This piece first appeared in The Daily Telegraph on 12 June 1999
The text here may not be identical to the published text

Windfalls for drivers after DVLA bungling

The Government's increasingly complex road tax

The Government is offering to repay nearly £40million to motorists who have paid too much road tax. The refunds are due following changes in the rate of Vehicle Excise Duty for smaller cars and an error made by the Driver and Vehicle Licensing Agency after the Budget in March this year.

Motoring organisations are warning that further mistakes are inevitable when cars are taxed on the basis of their emissions of carbon dioxide. From Autumn next year each model and variation of every new vehicle will be rated for how many grams of carbon dioxide it emits per hundred kilometres. The road tax will be fixed at a certain number of pence per grams of emission.

Final details have yet to be announced but Paul Watters (correct), Head of Roads and Transport Policy at the Automobile Association, says it could lead to more crime.

"It shows you exactly the trouble we are going to get when we get variable Vehicle Excise Duty. That's going to be a nightmare. We won't know if the vehicle system is millennium compliant until later in the year. The DVLA has been starved of investment and Graduated VED is the last thing they need. The Government is introducing a very complicated system that even the Government itself says may not influence car buying. An efficient DVLA is so important for crime and they are not going to have their eye on the ball if they are introducing a very complex tax they are ill-equipped to collect."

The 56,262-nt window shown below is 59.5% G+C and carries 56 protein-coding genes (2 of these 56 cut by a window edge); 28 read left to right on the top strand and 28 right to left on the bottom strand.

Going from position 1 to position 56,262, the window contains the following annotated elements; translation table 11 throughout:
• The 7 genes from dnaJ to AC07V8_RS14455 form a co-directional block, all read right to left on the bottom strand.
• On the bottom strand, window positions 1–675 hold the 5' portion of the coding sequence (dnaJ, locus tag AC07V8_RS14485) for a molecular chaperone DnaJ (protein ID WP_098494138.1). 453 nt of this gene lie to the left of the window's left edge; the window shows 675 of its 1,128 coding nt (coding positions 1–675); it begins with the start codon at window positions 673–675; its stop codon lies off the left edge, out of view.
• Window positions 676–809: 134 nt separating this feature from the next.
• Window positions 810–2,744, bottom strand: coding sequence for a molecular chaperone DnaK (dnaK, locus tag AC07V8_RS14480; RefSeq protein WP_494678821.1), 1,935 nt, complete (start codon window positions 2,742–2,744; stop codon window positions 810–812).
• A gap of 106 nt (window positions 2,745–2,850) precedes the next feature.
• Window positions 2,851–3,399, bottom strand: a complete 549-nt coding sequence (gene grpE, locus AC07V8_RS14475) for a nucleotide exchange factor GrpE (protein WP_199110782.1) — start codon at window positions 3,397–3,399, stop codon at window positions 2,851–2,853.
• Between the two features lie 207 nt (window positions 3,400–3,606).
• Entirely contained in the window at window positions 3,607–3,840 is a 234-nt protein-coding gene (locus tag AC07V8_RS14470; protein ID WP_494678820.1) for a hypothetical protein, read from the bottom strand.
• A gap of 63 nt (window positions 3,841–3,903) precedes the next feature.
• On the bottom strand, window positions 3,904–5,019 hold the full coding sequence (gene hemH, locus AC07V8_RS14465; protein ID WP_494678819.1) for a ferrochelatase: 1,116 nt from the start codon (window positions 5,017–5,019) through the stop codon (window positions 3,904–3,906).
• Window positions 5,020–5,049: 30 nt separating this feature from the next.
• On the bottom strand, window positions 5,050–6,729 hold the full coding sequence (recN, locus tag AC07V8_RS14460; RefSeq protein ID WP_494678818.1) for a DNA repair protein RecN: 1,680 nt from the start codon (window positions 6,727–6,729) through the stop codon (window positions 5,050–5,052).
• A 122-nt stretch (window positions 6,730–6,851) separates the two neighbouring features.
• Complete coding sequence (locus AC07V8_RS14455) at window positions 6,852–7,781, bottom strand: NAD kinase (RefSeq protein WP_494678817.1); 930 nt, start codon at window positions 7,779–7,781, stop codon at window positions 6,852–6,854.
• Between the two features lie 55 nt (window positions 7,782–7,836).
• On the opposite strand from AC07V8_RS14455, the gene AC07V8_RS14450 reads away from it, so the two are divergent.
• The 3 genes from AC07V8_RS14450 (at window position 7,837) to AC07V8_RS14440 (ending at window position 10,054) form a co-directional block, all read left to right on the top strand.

One and a half million owners of small cars are being invited to claim a refund on their Vehicle Excise Duty (car tax) worth up to £42. Although the Budget put up the rate of duty at once for cars from £150 to £155, a new lower rate of £100 was promised for cars with an engine capacity of 1100cc or less. This new rate - Graduated Vehicle Excise Duty - applies from June 1 and anyone who taxed a small car in July 1998 or later will get a refund if they claim it.

Owners of cars which qualify for the new rate of tax, should have received a form V901 inviting them to re-license their vehicle at the new rate from June 1 and claim the refund for the months which have been overpaid. But there is a catch. The form has a big circle with the invitation "Please attach your current licence here - use glue do NOT staple". But under it is a warning that "it is an offence to use or keep a vehicle on a public road without a valid licence". By taking the disc off the car - even for the short time needed to re-license it - an offence could be committed if the car is left on the road. A spokesman for the DVLA said

"police will exercise their discretion and check with the DVLA database and not prosecute while people are using V901 to claim a refund."